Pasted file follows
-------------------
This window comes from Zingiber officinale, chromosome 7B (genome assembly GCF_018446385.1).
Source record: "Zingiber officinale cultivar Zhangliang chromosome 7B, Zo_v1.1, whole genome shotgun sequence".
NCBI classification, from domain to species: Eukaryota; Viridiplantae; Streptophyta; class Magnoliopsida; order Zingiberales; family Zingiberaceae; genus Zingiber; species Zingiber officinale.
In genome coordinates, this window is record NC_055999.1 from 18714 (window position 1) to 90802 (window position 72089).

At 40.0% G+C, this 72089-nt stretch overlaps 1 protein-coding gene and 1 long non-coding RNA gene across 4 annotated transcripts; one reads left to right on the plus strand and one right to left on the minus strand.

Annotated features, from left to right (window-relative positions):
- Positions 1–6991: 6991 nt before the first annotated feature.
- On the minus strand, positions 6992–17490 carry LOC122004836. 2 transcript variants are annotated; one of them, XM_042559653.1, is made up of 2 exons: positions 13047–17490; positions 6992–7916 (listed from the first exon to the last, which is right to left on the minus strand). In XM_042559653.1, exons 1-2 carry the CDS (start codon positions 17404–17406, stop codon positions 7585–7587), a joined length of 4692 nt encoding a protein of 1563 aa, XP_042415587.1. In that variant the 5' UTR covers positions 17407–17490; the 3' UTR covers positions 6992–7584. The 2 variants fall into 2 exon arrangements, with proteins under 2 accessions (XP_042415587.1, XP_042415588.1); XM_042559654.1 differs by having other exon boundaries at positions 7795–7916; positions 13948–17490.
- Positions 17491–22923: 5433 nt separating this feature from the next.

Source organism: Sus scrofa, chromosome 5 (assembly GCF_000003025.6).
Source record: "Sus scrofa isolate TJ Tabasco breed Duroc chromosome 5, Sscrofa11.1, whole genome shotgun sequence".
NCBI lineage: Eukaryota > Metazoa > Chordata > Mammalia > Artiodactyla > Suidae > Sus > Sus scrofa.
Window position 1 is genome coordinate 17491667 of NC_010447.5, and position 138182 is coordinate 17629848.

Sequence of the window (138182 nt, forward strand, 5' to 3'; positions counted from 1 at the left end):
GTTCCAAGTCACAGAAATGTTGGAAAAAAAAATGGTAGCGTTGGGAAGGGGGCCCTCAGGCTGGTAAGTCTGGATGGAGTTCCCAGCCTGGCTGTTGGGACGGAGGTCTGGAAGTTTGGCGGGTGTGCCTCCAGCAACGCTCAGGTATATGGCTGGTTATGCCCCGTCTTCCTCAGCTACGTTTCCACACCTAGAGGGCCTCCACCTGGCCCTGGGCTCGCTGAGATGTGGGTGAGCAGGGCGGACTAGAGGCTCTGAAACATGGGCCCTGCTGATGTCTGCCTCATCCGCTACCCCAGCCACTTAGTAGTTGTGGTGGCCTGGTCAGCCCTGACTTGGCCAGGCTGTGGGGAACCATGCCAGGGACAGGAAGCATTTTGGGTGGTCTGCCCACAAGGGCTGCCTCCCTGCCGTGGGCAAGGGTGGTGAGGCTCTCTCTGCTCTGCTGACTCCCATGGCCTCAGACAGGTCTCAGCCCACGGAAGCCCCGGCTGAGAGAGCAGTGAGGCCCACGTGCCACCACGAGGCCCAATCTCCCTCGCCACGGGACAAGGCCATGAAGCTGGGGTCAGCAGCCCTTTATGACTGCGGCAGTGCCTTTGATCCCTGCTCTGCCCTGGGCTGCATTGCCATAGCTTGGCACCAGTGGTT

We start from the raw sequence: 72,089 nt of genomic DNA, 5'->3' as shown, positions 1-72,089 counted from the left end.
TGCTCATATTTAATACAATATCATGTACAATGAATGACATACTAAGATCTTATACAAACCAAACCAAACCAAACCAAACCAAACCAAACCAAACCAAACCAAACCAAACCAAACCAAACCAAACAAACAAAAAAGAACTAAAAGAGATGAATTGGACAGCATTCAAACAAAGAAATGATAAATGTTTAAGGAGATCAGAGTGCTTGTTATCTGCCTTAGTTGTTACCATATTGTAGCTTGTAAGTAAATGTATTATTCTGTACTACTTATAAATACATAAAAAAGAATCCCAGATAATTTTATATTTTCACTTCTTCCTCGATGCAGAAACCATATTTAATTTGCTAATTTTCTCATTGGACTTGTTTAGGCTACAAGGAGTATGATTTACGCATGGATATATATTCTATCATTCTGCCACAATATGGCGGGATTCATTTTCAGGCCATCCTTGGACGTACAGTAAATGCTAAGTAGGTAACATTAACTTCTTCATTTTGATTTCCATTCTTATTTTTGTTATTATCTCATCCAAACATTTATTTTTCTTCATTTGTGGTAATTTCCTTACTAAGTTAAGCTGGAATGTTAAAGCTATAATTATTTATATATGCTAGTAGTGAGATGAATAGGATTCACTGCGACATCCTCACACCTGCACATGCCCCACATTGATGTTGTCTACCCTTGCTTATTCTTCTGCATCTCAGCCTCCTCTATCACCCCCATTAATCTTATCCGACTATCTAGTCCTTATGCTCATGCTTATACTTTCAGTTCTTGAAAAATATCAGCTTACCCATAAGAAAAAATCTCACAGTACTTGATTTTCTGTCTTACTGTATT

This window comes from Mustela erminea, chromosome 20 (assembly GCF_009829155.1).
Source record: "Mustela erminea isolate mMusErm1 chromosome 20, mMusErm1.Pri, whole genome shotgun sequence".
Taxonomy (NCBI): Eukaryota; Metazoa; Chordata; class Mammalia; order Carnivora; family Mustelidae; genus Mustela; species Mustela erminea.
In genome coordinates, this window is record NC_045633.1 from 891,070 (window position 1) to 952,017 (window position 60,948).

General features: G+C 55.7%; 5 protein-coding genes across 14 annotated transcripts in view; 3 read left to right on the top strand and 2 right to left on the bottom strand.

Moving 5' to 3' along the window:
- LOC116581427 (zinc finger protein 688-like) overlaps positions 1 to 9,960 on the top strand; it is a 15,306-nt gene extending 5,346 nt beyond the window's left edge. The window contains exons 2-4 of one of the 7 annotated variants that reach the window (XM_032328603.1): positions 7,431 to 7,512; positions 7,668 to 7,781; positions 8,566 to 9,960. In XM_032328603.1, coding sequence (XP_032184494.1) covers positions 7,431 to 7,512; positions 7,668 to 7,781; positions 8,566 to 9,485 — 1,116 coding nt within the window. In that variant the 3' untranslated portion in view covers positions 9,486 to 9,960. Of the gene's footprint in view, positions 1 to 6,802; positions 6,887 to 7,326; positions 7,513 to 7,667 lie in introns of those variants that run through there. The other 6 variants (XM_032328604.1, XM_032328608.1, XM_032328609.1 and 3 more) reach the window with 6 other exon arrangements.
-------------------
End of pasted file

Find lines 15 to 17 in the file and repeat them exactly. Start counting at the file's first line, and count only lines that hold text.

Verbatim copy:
GTTCCAAGTCACAGAAATGTTGGAAAAAAAAATGGTAGCGTTGGGAAGGGGGCCCTCAGGCTGGTAAGTCTGGATGGAGTTCCCAGCCTGGCTGTTGGGACGGAGGTCTGGAAGTTTGGCGGGTGTGCCTCCAGCAACGCTCAGGTATATGGCTGGTTATGCCCCGTCTTCCTCAGCTACGTTTCCACACCTAGAGGGCCTCCACCTGGCCCTGGGCTCGCTGAGATGTGGGTGAGCAGGGCGGACTAGAGGCTCTGAAACATGGGCCCTGCTGATGTCTGCCTCATCCGCTACCCCAGCCACTTAGTAGTTGTGGTGGCCTGGTCAGCCCTGACTTGGCCAGGCTGTGGGGAACCATGCCAGGGACAGGAAGCATTTTGGGTGGTCTGCCCACAAGGGCTGCCTCCCTGCCGTGGGCAAGGGTGGTGAGGCTCTCTCTGCTCTGCTGACTCCCATGGCCTCAGACAGGTCTCAGCCCACGGAAGCCCCGGCTGAGAGAGCAGTGAGGCCCACGTGCCACCACGAGGCCCAATCTCCCTCGCCACGGGACAAGGCCATGAAGCTGGGGTCAGCAGCCCTTTATGACTGCGGCAGTGCCTTTGATCCCTGCTCTGCCCTGGGCTGCATTGCCATAGCTTGGCACCAGTGGTT

We start from the raw sequence: 72,089 nt of genomic DNA, 5'->3' as shown, positions 1-72,089 counted from the left end.
TGCTCATATTTAATACAATATCATGTACAATGAATGACATACTAAGATCTTATACAAACCAAACCAAACCAAACCAAACCAAACCAAACCAAACCAAACCAAACCAAACCAAACCAAACCAAACAAACAAAAAAGAACTAAAAGAGATGAATTGGACAGCATTCAAACAAAGAAATGATAAATGTTTAAGGAGATCAGAGTGCTTGTTATCTGCCTTAGTTGTTACCATATTGTAGCTTGTAAGTAAATGTATTATTCTGTACTACTTATAAATACATAAAAAAGAATCCCAGATAATTTTATATTTTCACTTCTTCCTCGATGCAGAAACCATATTTAATTTGCTAATTTTCTCATTGGACTTGTTTAGGCTACAAGGAGTATGATTTACGCATGGATATATATTCTATCATTCTGCCACAATATGGCGGGATTCATTTTCAGGCCATCCTTGGACGTACAGTAAATGCTAAGTAGGTAACATTAACTTCTTCATTTTGATTTCCATTCTTATTTTTGTTATTATCTCATCCAAACATTTATTTTTCTTCATTTGTGGTAATTTCCTTACTAAGTTAAGCTGGAATGTTAAAGCTATAATTATTTATATATGCTAGTAGTGAGATGAATAGGATTCACTGCGACATCCTCACACCTGCACATGCCCCACATTGATGTTGTCTACCCTTGCTTATTCTTCTGCATCTCAGCCTCCTCTATCACCCCCATTAATCTTATCCGACTATCTAGTCCTTATGCTCATGCTTATACTTTCAGTTCTTGAAAAATATCAGCTTACCCATAAGAAAAAATCTCACAGTACTTGATTTTCTGTCTTACTGTATT